Our Extremely Split Market & What That Has Meant Historically

One indicator that has gotten some play in the news lately is the Hindenburg Omen. In last weekend’s subscriber letter I discussed the Hindenburg Omen signal in detail. (Click here for a free trial.) A core premise behind the Hindenburg Omen is that there are a large number of stocks hitting both new highs and new lows. This indicates a split market. When this has happened for multiple days within a short time period, it has often led to market declines. Friday marked the 9th day in a row that NYSE new highs and new lows both exceeded 2.4% of total issues traded. The study below is from the Thursday night subscriber letter, and it looked at streaks of 8 days or more. (I’ll note I also took a quick look this weekend at streaks of 9 days, rather than 8. It barely changed anything.)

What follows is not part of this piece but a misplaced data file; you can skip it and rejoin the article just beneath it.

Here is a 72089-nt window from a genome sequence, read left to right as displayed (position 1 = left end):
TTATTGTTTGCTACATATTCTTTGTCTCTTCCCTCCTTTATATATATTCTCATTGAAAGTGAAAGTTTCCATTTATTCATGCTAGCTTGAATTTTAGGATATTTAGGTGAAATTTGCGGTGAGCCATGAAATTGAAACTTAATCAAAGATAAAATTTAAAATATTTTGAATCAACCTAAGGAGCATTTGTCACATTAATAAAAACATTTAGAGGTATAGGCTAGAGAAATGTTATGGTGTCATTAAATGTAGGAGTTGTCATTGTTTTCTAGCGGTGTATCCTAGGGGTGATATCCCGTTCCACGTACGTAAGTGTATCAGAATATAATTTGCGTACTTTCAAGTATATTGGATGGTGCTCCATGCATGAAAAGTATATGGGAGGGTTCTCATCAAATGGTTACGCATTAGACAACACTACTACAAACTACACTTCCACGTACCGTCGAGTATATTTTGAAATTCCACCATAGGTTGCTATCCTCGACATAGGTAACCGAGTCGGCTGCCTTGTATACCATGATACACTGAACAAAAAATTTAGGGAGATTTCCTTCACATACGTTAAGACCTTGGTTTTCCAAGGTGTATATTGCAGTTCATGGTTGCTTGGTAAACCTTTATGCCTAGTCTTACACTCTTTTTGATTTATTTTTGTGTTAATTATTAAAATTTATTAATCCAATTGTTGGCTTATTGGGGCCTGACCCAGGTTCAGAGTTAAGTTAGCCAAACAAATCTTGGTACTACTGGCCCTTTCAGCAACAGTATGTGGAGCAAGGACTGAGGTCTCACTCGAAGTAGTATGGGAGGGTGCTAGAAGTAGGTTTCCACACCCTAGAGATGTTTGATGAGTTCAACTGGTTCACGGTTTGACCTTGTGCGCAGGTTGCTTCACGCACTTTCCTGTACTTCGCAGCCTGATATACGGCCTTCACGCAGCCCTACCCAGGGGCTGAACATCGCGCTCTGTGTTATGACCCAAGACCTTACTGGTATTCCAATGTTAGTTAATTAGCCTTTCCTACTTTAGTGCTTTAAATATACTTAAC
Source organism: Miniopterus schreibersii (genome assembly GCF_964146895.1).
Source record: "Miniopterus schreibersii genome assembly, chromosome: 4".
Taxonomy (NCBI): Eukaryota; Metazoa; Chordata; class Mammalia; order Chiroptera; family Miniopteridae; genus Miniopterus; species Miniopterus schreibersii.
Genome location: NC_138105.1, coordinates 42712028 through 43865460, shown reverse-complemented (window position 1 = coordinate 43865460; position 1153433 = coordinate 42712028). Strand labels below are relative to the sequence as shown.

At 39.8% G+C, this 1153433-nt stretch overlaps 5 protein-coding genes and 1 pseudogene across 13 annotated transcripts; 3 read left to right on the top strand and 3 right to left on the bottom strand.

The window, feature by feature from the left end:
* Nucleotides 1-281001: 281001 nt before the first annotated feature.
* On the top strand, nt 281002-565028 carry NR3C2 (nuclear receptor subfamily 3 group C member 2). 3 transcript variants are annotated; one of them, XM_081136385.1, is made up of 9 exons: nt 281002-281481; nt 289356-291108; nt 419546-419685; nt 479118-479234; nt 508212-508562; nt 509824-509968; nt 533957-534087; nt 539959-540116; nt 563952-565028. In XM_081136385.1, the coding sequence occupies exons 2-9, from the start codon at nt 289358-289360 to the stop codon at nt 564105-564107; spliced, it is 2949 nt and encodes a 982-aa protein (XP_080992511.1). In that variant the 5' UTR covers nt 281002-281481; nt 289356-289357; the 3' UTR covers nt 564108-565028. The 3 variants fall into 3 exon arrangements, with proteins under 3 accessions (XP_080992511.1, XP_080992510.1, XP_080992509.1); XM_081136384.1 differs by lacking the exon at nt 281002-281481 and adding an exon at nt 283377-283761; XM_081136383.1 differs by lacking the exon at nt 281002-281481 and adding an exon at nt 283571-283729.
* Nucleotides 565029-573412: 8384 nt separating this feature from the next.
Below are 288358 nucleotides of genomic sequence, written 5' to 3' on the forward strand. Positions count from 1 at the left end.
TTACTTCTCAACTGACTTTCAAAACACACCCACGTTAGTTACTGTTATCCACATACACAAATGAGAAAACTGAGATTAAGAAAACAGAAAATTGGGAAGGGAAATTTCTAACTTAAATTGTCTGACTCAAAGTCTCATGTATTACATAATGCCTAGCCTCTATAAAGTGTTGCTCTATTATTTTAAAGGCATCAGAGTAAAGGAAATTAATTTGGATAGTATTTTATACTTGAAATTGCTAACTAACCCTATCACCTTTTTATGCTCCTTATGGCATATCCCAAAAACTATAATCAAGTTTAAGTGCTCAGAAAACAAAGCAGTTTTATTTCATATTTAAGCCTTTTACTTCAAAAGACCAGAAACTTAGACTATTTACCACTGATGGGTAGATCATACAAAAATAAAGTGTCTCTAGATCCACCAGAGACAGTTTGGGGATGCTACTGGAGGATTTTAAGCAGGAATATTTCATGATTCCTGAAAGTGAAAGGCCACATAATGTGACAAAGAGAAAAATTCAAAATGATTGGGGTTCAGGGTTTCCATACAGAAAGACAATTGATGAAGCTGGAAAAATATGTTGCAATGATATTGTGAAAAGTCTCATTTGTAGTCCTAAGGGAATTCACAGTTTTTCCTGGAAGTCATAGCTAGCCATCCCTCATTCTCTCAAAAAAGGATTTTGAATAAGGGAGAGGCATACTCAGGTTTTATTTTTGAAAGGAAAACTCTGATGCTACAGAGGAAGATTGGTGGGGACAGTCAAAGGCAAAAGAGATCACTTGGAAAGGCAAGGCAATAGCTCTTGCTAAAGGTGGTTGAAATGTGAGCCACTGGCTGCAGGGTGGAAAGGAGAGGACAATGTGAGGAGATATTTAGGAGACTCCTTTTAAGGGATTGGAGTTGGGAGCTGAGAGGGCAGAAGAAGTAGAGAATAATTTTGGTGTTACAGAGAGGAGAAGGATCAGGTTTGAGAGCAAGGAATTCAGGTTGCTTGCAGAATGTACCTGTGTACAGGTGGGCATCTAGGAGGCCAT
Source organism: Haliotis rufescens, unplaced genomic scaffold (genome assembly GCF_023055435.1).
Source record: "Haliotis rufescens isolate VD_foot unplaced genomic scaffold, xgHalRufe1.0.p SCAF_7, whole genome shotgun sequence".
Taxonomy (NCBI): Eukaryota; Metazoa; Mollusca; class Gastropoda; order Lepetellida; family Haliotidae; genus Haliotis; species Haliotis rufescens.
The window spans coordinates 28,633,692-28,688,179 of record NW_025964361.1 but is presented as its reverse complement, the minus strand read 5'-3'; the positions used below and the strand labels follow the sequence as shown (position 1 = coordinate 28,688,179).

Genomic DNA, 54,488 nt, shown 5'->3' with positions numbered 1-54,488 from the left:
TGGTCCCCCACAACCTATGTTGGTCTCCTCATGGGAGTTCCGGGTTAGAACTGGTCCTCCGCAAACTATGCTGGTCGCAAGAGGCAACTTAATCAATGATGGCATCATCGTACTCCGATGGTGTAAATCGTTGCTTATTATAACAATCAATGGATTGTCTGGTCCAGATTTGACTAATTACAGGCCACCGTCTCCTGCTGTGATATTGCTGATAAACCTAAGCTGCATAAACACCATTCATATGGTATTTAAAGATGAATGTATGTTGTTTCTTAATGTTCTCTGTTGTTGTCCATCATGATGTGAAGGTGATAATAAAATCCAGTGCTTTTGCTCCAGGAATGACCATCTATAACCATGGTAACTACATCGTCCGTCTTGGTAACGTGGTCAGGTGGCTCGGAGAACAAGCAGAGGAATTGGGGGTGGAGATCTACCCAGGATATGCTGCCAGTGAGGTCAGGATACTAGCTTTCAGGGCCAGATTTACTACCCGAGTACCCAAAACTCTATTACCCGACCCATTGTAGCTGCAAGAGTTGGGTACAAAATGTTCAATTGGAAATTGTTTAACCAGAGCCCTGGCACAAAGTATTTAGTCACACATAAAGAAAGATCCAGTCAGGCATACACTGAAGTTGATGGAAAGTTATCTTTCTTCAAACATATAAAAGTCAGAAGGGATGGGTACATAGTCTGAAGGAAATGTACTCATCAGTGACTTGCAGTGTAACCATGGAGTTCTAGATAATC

… But tonight I simply wanted to look at streaks of these type of split market conditions on their own. With data going back to 1970, I looked for other instances of 8 consecutive days with both new highs and new lows exceeding 2.4% of total issues. Results are below.


There have not been many instances, but the returns after the ones so far have been quite bearish. Below is a list of all the instances assuming a 25-day holding period.


Three of the six instances occurred in 1972. So with just 3 instances since 1972, I am not using this study to generate short-term expectations. But I thought results were intriguing enough to merit a mention. I also reduced the % requirement to see if that would provide some additional instances. Below are the 25 day-results for a 2.2% minimum.


This does not look any better. How about a 2.0% requirement?


Even the lone winner here had an 8.4% decline before turning slightly positive. Bottom line appears to be that having such a split market as we are currently seeing is quite rare. And historically it has not been a good thing for the market.



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